Ian Haney Lopez articulated like no one else has why Sen. Bernie Sanders (I-Vt.) talking about race comes off as cold to my African-American ears. And his explanation highlighted for me not only how I believe Hillary Clinton gets it right, but also how discussions of race and “America’s Original Sin” of racism should be handled going forward.

Lopez, a law professor at the University of California at Berkeley and author of the books “Dog Whistle Politics“,  “White by Law”, and “Racism on Trial,” was part of the opening plenary I a href=”http://www.commoncause.org/video/events/blueprint-2016/plutocracy-race-2016-election.html”>moderatedat the Common Cause conference here in Washington on Tuesday. After spending quite a bit of time talking about the role of money and race in the Republican campaign, I asked the panel to talk about their impact on the Democratic presidential nomination contest between Clinton and Sanders. This is where Lopez got to the nub of the problem for Sanders on race.

Lopez argued that “broad social mobilization” is needed to “recover control of the Democratic party, of our governance, of our marketplace.” He believes that Sanders gets this, but added that the presidential candidate “hasn’t quite grasped” the view that “how race hurts everybody” must be addressed.

“When Sanders talks about race, he still talks in that sort of progressive model in which racial justice is an issue for people of color,” Lopez said. “Whereas what he needs to recognize is it’s an issue for people of color and it’s an issue for our democracy and our economy.” He is right. And implicit in his broadening of the issue is a recognition that racial justice is not solely an issue or concern for people of color. Everyone has a role to play in righting our nation’s racial wrongs. This dovetails perfectly with what I have praised in Clinton’s remarks on race during this campaign.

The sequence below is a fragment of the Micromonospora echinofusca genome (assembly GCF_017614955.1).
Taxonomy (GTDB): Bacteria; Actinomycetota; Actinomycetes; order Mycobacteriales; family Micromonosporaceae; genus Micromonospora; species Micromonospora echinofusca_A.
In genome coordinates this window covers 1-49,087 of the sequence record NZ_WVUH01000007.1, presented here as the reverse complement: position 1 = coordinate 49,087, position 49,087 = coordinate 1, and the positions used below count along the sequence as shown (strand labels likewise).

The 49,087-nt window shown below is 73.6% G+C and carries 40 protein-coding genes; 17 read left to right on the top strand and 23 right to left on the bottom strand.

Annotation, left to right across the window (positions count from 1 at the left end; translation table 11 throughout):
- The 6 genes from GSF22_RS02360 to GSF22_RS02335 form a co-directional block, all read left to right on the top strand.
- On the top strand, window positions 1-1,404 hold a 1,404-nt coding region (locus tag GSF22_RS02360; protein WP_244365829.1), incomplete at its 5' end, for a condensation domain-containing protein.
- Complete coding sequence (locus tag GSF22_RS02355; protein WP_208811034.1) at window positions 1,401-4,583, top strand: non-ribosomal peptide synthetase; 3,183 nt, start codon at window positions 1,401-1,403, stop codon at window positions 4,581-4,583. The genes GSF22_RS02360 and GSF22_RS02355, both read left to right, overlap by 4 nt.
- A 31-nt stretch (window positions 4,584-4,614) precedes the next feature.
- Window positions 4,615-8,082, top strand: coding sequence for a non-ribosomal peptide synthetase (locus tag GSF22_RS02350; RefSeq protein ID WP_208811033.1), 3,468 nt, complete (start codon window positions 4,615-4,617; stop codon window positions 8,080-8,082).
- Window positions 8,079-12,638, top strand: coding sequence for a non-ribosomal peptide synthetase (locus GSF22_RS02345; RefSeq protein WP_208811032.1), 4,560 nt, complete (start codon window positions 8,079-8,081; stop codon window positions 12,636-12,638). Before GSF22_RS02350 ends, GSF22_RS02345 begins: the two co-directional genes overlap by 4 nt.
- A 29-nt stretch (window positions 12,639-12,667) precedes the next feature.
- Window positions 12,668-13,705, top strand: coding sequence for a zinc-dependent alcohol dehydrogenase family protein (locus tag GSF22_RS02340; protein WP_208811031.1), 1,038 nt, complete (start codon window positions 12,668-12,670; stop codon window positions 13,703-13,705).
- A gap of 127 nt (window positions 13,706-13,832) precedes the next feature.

Ending systemic racism requires contributions from all of us, especially those of us who haven’t experienced it ourselves,” Clinton saidin a speech last month at Harlem’s Schomburg Center for Research in Black Culture. “White Americans need to do a better job of listening when African Americans talk about the seen and unseen barriers that you face every day. We need to recognize our privilege and practice humility, rather than assume that our experiences are everyone’s experiences.”

And that came after Clinton said the only way the nation could begin addressing inequities in government response to disasters like the lead-water crisis in Flint, Mich., was “by facing up to the reality of systemic racism.” The former secretary of state said this is necessary “because these are not only problems of economic inequality. These are problems of racial inequality. And we have got to say that loudly and clearly.”

As I wrote in an op-ed last month, Clinton’s words were refreshing to African-American ears because for generations, blacks have chafed at the notion that unpacking our nation’s racial baggage is a chore solely for them. For a potential president of the United States to acknowledge this and do so from a knowing place — to demonstrate that she gets it – is a very powerful thing. And it is why I believe blacks have overwhelmingly given their votes to Clinton over Sanders in the Democratic primaries.